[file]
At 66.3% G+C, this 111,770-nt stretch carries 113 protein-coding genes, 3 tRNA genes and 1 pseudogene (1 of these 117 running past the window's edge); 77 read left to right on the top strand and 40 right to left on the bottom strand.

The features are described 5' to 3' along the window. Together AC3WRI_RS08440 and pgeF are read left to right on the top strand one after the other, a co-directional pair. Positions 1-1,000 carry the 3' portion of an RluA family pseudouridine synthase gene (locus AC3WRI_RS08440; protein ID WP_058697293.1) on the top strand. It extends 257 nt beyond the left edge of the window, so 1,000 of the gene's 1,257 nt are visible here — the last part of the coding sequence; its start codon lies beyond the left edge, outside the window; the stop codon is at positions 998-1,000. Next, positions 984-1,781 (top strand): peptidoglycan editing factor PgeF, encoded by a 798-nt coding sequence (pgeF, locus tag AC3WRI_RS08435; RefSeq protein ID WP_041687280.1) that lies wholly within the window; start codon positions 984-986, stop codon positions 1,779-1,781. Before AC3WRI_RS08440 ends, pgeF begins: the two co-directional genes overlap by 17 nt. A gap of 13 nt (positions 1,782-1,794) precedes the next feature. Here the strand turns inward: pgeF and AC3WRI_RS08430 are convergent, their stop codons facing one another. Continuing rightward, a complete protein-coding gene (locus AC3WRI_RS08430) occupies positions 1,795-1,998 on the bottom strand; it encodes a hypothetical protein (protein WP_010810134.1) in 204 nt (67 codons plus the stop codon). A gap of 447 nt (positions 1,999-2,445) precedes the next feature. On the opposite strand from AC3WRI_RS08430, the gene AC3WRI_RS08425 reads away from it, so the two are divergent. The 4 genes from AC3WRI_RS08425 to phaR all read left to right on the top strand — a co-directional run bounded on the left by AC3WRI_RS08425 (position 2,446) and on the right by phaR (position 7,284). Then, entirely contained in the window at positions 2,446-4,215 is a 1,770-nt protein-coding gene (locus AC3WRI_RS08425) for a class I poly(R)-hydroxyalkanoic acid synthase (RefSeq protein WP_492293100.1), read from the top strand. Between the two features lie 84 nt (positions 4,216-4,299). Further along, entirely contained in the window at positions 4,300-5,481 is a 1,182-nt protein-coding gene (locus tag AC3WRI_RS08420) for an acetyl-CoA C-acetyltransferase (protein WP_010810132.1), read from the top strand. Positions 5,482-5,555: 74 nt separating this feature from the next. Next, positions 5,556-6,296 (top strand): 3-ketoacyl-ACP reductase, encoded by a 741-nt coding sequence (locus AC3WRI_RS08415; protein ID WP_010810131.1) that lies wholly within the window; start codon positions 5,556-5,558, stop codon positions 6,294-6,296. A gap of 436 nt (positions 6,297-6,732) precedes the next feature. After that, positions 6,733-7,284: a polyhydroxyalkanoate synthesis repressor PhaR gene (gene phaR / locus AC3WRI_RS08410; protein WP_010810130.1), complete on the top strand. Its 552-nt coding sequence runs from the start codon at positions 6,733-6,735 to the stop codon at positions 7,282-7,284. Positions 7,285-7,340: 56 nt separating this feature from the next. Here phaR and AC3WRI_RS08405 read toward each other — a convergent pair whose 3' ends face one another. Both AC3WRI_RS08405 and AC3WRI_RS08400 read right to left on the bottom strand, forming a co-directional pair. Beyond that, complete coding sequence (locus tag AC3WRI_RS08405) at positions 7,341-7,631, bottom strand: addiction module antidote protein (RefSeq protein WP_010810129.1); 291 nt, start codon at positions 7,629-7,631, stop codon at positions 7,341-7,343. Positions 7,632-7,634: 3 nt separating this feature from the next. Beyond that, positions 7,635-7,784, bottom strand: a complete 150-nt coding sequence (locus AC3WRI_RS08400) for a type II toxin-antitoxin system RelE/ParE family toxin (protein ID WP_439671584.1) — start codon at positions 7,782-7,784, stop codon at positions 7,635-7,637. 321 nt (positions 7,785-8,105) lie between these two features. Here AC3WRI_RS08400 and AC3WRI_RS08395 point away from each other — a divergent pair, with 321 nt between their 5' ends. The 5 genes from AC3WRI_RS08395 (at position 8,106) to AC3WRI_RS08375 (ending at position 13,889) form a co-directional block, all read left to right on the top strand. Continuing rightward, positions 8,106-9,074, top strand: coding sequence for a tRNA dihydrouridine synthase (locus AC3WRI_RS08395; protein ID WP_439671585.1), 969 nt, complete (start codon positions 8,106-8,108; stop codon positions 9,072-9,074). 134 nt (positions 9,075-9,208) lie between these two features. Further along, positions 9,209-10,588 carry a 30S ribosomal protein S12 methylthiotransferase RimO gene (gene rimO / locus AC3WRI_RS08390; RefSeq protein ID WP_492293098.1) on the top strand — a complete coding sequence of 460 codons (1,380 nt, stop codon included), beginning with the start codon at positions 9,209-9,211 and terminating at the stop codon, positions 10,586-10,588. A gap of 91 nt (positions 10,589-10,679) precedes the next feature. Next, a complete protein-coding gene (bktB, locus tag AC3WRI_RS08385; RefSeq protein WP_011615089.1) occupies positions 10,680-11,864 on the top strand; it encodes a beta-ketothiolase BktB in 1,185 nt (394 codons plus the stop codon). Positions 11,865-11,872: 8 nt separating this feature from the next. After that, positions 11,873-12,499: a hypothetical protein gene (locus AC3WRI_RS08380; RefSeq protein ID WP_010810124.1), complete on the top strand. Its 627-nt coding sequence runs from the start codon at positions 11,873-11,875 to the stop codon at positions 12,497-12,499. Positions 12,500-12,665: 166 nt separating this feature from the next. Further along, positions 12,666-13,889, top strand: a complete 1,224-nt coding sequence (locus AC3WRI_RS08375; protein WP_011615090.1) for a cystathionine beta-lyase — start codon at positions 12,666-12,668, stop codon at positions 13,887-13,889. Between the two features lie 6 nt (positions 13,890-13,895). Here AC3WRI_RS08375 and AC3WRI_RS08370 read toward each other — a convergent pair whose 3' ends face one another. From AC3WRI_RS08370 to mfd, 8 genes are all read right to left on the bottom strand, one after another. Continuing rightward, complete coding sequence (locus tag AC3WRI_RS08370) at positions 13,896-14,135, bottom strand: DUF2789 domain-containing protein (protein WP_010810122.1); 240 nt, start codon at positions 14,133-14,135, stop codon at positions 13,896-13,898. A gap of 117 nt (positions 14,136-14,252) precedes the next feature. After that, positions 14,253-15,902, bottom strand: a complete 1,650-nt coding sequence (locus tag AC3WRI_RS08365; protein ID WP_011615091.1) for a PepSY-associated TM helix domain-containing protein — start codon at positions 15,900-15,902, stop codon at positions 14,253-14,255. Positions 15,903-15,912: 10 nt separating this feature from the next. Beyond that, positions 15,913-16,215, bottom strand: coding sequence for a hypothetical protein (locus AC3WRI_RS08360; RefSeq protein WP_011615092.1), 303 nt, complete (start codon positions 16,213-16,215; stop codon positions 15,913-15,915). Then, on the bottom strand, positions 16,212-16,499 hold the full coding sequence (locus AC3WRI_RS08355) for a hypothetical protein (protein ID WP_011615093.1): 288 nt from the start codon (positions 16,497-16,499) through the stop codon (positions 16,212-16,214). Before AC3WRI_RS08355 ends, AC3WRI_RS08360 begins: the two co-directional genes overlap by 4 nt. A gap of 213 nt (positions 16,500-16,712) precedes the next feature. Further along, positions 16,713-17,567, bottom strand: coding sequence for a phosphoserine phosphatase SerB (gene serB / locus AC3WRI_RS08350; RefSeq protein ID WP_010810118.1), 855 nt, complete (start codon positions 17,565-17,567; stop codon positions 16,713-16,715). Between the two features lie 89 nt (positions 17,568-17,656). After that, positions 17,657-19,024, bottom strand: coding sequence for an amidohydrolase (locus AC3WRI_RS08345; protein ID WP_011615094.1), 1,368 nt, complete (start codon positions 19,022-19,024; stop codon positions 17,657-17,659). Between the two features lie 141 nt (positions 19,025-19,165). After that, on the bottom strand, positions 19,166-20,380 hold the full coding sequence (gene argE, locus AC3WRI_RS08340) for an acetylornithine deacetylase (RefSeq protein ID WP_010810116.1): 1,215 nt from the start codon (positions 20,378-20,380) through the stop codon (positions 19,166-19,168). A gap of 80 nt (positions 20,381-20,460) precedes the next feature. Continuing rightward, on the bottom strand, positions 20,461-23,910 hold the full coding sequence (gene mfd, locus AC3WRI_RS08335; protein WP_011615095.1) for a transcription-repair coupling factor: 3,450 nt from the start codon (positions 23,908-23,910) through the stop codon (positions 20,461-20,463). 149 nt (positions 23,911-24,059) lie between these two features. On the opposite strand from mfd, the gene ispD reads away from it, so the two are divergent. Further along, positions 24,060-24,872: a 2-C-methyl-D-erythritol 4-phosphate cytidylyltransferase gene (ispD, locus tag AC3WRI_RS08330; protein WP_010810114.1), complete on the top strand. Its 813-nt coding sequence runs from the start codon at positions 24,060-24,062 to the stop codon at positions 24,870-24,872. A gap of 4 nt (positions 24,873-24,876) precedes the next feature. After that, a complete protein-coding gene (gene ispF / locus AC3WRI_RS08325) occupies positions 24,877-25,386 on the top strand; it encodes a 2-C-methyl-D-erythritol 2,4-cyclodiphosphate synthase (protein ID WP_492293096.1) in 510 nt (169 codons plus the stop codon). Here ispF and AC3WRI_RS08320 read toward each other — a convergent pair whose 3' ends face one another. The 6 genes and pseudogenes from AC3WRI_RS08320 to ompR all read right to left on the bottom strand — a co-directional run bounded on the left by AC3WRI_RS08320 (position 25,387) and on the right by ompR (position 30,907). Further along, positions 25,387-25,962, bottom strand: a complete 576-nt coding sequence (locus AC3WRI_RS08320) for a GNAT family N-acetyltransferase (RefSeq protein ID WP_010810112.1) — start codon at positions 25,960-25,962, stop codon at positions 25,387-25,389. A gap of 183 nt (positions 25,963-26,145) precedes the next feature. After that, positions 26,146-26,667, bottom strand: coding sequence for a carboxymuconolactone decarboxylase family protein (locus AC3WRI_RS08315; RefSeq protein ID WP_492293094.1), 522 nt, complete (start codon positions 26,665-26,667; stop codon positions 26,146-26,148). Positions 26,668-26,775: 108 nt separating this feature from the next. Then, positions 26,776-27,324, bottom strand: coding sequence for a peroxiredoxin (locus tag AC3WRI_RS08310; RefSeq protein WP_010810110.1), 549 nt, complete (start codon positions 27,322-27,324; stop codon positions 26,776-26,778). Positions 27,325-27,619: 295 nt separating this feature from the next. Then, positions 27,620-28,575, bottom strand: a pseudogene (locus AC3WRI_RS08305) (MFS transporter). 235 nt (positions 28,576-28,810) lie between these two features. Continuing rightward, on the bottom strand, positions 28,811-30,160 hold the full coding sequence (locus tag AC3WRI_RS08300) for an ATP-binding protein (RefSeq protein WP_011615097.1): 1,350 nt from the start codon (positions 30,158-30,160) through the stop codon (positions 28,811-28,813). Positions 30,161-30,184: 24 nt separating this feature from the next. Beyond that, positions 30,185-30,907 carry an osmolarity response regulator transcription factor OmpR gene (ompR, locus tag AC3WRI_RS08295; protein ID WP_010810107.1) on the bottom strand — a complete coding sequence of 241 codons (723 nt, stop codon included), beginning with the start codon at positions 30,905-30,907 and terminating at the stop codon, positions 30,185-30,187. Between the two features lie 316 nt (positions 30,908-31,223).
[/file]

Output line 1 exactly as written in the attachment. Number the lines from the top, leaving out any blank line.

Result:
At 66.3% G+C, this 111,770-nt stretch carries 113 protein-coding genes, 3 tRNA genes and 1 pseudogene (1 of these 117 running past the window's edge); 77 read left to right on the top strand and 40 right to left on the bottom strand.